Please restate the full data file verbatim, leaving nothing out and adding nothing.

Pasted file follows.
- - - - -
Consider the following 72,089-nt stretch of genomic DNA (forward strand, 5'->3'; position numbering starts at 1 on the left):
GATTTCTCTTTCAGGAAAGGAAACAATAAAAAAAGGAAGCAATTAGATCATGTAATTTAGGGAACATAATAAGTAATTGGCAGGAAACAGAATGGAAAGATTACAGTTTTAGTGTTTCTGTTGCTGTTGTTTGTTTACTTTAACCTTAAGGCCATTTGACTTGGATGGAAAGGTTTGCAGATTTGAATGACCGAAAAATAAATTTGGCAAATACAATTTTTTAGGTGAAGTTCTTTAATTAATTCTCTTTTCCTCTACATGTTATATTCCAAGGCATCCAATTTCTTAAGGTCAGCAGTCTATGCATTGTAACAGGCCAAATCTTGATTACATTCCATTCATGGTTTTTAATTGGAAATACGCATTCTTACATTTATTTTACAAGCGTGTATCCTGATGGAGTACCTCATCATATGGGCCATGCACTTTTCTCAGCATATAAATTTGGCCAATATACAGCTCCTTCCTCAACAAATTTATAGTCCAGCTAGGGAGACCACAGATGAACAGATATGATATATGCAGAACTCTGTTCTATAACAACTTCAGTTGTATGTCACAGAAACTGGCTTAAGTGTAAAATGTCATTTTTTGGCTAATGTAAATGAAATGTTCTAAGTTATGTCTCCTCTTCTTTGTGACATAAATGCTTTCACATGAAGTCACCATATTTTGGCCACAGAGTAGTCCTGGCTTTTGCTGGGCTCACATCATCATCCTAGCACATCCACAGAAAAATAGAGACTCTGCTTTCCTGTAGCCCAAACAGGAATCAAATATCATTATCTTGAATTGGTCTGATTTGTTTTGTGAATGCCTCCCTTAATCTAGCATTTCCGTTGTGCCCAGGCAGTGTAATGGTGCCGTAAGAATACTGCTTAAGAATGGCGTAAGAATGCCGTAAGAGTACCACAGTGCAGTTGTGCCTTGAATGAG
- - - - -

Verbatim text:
Consider the following 72,089-nt stretch of genomic DNA (forward strand, 5'->3'; position numbering starts at 1 on the left):
GATTTCTCTTTCAGGAAAGGAAACAATAAAAAAAGGAAGCAATTAGATCATGTAATTTAGGGAACATAATAAGTAATTGGCAGGAAACAGAATGGAAAGATTACAGTTTTAGTGTTTCTGTTGCTGTTGTTTGTTTACTTTAACCTTAAGGCCATTTGACTTGGATGGAAAGGTTTGCAGATTTGAATGACCGAAAAATAAATTTGGCAAATACAATTTTTTAGGTGAAGTTCTTTAATTAATTCTCTTTTCCTCTACATGTTATATTCCAAGGCATCCAATTTCTTAAGGTCAGCAGTCTATGCATTGTAACAGGCCAAATCTTGATTACATTCCATTCATGGTTTTTAATTGGAAATACGCATTCTTACATTTATTTTACAAGCGTGTATCCTGATGGAGTACCTCATCATATGGGCCATGCACTTTTCTCAGCATATAAATTTGGCCAATATACAGCTCCTTCCTCAACAAATTTATAGTCCAGCTAGGGAGACCACAGATGAACAGATATGATATATGCAGAACTCTGTTCTATAACAACTTCAGTTGTATGTCACAGAAACTGGCTTAAGTGTAAAATGTCATTTTTTGGCTAATGTAAATGAAATGTTCTAAGTTATGTCTCCTCTTCTTTGTGACATAAATGCTTTCACATGAAGTCACCATATTTTGGCCACAGAGTAGTCCTGGCTTTTGCTGGGCTCACATCATCATCCTAGCACATCCACAGAAAAATAGAGACTCTGCTTTCCTGTAGCCCAAACAGGAATCAAATATCATTATCTTGAATTGGTCTGATTTGTTTTGTGAATGCCTCCCTTAATCTAGCATTTCCGTTGTGCCCAGGCAGTGTAATGGTGCCGTAAGAATACTGCTTAAGAATGGCGTAAGAATGCCGTAAGAGTACCACAGTGCAGTTGTGCCTTGAATGAG